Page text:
Music is…healing. Fun. Unifying. These were some statements made by nearly 200 students Monday night at a collaborative music concert at Kenmore East High School. Bands from Hutch Tech, Buffalo Performing Arts and Cheektowaga Central High School came together to perform and stress the importance of music education, especially in urban settings.
Band director Phil Aguglia has been teaching at Kenmore East for 27 years, but as a proud Hutch Tech alum, he is often looking for ways to work with students in the Buffalo Public Schools.
“I always wanted to be a part of the Buffalo Schools,” Aguglia said. “I’m a product of the Buffalo Schools. I owe who I am today to the teachers I had in those schools and I really wanted to be able to contribute somewhere along the line.”
That’s why Aguglia engineered 'A Celebration of Harmony in our Community,' a collaborative concert between urban and suburban schools that sends a singular message—music education is vital everywhere.
“Maybe this right now is my way of being able to give back,” Aguglia said. “Because I still have always felt a void like I haven’t really done my fair share.”
Each band performed a few pieces in front of the other schools. It gave students like Hutch Tech sophomore student Kelsey Vegas a chance to meet and hear new musicians.
“I feel like I know the schools better now because I get to see them and hear what they’re telling us through music,” Vegas said.
Aguglia brought in Capital University Wind Ensemble Director Jeff Gershman from Ohio to work with each band. Gershman met Aguglia five years ago when he came to work with a high school honor band at the college. At first, Gershman thought the distance would be a problem.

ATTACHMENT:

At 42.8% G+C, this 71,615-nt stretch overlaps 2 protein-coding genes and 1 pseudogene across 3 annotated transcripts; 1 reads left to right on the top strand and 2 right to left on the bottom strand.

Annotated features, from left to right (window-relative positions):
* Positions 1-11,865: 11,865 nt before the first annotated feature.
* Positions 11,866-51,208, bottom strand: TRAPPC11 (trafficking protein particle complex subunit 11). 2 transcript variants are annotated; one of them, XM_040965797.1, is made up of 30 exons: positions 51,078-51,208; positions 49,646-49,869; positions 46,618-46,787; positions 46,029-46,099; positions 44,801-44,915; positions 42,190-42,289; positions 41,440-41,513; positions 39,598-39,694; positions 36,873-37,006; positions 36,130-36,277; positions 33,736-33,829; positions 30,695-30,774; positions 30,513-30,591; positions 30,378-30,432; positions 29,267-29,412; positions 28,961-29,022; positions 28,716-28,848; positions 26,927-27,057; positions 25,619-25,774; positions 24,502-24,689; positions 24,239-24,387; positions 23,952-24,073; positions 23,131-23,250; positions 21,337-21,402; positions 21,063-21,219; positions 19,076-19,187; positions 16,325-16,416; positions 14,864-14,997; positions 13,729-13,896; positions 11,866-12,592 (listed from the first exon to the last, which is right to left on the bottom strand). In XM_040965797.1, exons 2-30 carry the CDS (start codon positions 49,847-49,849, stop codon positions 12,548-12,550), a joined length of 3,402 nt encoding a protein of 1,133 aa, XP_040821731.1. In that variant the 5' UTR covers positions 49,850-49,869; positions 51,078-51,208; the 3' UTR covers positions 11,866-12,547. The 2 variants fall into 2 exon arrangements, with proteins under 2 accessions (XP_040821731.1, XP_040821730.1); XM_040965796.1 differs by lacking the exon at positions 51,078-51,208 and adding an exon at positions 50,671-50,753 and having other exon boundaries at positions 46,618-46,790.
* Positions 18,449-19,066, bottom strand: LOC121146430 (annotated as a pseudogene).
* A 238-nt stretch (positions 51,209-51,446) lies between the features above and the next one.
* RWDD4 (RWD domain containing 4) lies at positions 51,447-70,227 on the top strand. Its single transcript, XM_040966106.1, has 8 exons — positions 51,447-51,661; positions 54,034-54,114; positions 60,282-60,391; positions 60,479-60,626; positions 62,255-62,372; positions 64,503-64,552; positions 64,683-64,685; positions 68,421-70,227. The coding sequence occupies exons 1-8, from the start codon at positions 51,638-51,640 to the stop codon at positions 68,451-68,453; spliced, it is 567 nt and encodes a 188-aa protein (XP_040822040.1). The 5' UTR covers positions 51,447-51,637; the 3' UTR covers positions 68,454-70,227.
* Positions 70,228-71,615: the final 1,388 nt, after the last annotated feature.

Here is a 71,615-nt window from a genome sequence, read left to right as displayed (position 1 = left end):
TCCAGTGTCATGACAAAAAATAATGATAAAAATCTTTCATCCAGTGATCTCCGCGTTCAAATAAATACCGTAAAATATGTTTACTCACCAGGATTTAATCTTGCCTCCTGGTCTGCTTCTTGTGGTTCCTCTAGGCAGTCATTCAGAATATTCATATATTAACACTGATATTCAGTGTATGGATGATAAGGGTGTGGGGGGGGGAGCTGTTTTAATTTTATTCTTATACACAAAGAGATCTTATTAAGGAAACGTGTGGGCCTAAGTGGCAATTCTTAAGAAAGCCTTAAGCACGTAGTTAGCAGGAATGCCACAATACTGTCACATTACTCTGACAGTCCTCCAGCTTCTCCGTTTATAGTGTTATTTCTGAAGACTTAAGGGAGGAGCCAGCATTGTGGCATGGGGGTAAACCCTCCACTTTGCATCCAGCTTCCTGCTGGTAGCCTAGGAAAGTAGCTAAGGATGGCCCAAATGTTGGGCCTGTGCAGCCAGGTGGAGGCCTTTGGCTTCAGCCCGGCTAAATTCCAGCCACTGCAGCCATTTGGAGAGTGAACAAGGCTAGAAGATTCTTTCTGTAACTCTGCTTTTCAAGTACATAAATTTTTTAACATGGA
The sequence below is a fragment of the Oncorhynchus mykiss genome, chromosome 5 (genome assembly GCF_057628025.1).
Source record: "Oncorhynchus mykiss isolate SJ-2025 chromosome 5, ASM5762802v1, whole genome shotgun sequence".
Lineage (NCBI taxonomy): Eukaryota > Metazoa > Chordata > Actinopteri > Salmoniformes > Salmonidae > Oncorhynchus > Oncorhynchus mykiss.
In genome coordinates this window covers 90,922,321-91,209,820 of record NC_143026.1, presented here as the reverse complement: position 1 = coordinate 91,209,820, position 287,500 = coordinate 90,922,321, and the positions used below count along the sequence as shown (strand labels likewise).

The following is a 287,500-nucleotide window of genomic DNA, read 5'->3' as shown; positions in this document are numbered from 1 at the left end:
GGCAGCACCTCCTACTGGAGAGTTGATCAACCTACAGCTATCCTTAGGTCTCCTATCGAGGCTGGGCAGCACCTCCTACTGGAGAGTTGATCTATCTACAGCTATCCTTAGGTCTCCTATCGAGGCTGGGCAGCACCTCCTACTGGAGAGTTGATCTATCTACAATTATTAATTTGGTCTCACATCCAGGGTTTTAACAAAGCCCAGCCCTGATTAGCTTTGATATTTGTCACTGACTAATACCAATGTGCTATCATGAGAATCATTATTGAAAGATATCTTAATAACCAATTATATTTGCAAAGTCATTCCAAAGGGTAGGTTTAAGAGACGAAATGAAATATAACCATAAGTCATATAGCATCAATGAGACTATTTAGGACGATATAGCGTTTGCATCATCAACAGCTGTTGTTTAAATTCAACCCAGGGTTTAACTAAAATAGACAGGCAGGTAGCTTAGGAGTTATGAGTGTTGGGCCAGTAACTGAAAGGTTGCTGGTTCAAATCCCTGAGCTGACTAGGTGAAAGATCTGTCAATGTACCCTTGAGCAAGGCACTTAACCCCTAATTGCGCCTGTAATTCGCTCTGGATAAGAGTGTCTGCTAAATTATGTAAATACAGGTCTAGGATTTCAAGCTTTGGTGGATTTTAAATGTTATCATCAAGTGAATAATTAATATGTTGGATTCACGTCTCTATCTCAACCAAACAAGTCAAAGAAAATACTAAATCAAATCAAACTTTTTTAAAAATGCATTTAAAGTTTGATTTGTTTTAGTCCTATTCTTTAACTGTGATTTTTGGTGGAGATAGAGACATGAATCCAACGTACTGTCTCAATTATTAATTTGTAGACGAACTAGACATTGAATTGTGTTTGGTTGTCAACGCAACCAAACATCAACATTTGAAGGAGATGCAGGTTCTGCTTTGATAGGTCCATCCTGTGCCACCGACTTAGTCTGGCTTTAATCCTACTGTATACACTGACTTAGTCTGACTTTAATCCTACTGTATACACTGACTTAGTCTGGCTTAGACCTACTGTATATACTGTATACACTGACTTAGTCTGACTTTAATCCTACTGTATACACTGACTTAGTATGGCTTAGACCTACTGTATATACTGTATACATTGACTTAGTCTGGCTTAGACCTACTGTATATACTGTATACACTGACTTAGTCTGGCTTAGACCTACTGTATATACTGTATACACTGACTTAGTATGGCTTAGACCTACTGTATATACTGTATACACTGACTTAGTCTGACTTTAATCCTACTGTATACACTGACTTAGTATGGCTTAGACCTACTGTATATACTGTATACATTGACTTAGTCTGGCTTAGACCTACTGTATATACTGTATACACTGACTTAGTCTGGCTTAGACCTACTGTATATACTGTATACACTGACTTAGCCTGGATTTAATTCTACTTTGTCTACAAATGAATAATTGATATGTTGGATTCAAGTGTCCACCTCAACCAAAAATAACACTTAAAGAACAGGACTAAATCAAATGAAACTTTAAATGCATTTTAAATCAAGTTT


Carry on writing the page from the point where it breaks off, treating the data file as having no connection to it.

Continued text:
“And then I met him and I’m like, ‘Oh I totally get it. He’s just a dynamo. He’s just so sincere and so in it for the kids that I was like instantly smitten. I’m like, ‘You and I are going to be friends,’” Gershman said.
After each band played individually, Gershman conducted all four bands as one performing Frank Ticheli’s ‘Joy.’
“So to get to know them kind of on an individual basis and know their personalities and then see them collaborate with 200 of their peers is fantastic,” Gershman said. “Where else can you do that? You can’t really bring in like out of theater or have art. It’s a very specific music thing on a piece that everyone prepared separately and then some guy from out of town comes in and yet we can make music. We can make an artistic statement in the limited rehearsal time and share that with an audience. It’s incredibly gratifying.”
Gershman credited the each band director for prepping students in advance.
“It’s easy to be the guy they bring in and wave the stick. But I really feel like I’m on the podium with them because I’m just the one that is lucky enough to be able to conduct all of their kids. I don’t solely deserve the credit. It really is everyone around here doing such great work,” he said.
Musicians played in the aisles as they filled the entire auditorium. Posted up on the walls were pictures of students like Kelsey Vegas who held signs finishing the phrase ‘Music is…’
“Music is a way to express yourself and kind a like a way to not be bored,” Vegas said.
The ‘Music is…’ initiative was started by Music is Art.
“We let the experts tell us about the effects on the brain. We just know that it’s fun and important. So we make sure to bring the awareness to that aspect,” said Music is Art Executive Director Tracy Fletcher.
Fletcher added they have used the initiative in the past on social media to raise awareness.
“My one word answer is oxygen. Couldn’t live without it,” Fletcher said.
“The spirit of life,” Hutch Tech senior Amario Marshall said.
“Music is a community. It’s really just a big community of people together,” Kenmore East Freshman Andrew Wolfe said.
“To me, music is universal,” Hutch Tech junior Austen Fiannaca said.
And in the back of the auditorium, Buffalo Public Schools Music Supervisor James Schwanz stood next to students performing the concert’s finale with his own ‘Music Is…’
“Music is family to me,” Schwanz said.